6th Sun C
Christian conversion is promoted by conversation. This section is a response to and a development on the knowledge gained from the commentary section.
This Sunday's Exposition
What is, is. That simple statement sums up the true nature of ‘prophecy’. Foretelling events is just a side effect of telling things as they are. In this Sunday’s Gospel, Jesus infers that the poor, hungry and mourning who look to God for their salvation are prophets: they understand the true nature of reality. Those who are rich, satiated and always laughing fail to recognise their need for God, and become those who persecute the truth-speakers.
Is this true? I think so. In our society, those who defend the unborn are ridiculed and even vilified. The mind boggles as to how any intelligent person viewing even basic knowledge about life soon after conception could dismiss these wondrous living being as a ‘few cells’ or foreign bodies. Those who call out the treatment of refugees and asylum seekers in this country’s detention centres are dismissed as bleeding hearts who don’t understand the reality of things. Seriously, no human being deserves to live under the conditions in these camps. And the billions spent making those conditions makes a mockery of the economics of such policies.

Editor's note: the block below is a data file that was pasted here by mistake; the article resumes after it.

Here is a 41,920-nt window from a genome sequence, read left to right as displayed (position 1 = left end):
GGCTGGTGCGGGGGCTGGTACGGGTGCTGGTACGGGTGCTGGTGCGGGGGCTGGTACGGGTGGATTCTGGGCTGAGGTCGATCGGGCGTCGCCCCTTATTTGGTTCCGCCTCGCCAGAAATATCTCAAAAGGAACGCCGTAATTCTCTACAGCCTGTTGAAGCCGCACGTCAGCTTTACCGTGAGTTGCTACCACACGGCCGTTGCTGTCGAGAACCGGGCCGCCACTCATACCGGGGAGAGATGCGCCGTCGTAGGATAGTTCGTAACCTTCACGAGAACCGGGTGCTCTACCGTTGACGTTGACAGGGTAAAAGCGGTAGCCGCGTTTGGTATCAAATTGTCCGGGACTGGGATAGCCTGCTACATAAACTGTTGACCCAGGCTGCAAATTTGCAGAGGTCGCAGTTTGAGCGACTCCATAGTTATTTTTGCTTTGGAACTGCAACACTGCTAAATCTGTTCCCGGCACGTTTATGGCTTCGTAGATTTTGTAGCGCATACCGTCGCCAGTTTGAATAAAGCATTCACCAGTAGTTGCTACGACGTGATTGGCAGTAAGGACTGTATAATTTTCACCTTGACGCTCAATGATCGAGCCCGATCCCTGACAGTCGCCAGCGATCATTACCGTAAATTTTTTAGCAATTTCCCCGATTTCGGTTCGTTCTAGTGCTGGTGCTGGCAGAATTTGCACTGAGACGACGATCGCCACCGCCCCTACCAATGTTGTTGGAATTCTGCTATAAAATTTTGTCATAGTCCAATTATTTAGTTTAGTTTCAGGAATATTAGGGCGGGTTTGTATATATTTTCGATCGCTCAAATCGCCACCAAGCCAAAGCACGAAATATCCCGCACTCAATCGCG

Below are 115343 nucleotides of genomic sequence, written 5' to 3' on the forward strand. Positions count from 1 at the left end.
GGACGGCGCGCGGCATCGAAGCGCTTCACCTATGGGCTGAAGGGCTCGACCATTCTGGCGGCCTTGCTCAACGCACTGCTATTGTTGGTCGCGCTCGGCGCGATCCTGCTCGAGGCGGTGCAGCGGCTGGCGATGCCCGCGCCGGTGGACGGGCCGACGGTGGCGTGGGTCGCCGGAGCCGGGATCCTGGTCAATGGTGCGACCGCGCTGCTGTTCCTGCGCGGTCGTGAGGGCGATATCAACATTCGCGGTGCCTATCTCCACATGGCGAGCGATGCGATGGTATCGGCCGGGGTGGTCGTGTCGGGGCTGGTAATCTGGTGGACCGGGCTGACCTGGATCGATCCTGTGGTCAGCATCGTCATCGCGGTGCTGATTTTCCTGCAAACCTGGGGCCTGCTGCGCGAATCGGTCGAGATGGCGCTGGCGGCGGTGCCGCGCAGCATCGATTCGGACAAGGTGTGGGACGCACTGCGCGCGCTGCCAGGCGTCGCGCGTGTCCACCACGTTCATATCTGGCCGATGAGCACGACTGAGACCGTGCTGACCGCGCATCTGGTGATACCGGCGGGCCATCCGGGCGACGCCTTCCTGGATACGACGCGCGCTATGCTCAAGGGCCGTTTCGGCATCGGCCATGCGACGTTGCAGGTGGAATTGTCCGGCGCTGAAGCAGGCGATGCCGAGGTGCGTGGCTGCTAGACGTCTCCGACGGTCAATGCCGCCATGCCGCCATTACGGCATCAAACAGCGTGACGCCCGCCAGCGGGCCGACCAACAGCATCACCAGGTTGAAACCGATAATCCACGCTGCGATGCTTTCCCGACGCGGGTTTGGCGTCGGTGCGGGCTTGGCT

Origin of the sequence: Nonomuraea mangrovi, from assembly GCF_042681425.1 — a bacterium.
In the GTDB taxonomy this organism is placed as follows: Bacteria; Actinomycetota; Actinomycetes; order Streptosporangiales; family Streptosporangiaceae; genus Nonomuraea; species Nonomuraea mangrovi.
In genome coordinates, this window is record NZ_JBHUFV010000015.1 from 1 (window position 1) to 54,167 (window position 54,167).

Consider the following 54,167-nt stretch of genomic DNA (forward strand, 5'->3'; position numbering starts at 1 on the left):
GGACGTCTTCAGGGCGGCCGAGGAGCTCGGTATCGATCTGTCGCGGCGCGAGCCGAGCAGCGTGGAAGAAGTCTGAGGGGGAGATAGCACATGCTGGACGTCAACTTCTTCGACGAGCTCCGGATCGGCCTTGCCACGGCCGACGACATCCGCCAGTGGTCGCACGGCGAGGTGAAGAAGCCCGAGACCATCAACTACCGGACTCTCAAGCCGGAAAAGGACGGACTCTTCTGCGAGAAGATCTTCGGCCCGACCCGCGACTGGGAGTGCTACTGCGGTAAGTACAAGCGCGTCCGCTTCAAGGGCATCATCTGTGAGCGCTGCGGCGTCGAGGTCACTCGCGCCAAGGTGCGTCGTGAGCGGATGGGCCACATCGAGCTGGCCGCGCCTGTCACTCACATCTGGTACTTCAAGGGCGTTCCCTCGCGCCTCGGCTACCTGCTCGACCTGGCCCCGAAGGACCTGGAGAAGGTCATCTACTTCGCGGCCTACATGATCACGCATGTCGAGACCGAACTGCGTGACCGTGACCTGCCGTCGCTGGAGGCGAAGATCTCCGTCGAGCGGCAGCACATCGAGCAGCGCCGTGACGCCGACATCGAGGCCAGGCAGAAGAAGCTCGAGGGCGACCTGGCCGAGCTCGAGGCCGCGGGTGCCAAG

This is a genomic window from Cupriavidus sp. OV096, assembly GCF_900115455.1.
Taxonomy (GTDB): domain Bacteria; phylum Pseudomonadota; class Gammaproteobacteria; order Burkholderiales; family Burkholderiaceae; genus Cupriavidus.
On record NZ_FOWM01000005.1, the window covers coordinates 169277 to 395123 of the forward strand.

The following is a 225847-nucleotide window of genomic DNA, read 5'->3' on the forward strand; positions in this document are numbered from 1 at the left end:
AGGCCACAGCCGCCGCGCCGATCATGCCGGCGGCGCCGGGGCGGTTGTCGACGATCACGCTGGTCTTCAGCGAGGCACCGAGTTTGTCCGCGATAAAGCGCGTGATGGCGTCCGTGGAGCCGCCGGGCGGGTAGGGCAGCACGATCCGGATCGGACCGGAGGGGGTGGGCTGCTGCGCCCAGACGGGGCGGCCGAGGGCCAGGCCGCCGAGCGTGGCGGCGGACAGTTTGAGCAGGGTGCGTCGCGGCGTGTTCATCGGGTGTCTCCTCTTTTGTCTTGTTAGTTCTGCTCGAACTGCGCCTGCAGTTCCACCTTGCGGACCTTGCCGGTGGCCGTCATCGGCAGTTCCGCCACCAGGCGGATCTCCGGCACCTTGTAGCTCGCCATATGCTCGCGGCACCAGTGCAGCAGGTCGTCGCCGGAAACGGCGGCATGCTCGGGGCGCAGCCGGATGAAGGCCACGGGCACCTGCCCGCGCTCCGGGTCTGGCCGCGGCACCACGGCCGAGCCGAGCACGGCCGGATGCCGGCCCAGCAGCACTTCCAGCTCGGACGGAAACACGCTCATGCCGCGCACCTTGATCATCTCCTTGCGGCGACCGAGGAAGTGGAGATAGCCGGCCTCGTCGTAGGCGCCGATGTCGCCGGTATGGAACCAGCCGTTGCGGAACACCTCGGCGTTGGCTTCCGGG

In our families, workplaces and communities, we sometimes collude in unjust or even ‘wacky’ behaviour because we fail to take the time and space to ask that basic question, ‘What is happening here?’ If you want to find out just what is happening, try to look at the situation or events from the position of the poorest, weakest and most unjustly treated. And if these people trust and hope in God, we will find that they have been blessed: they are the prophets sent to us. They will tell it to us just as it is.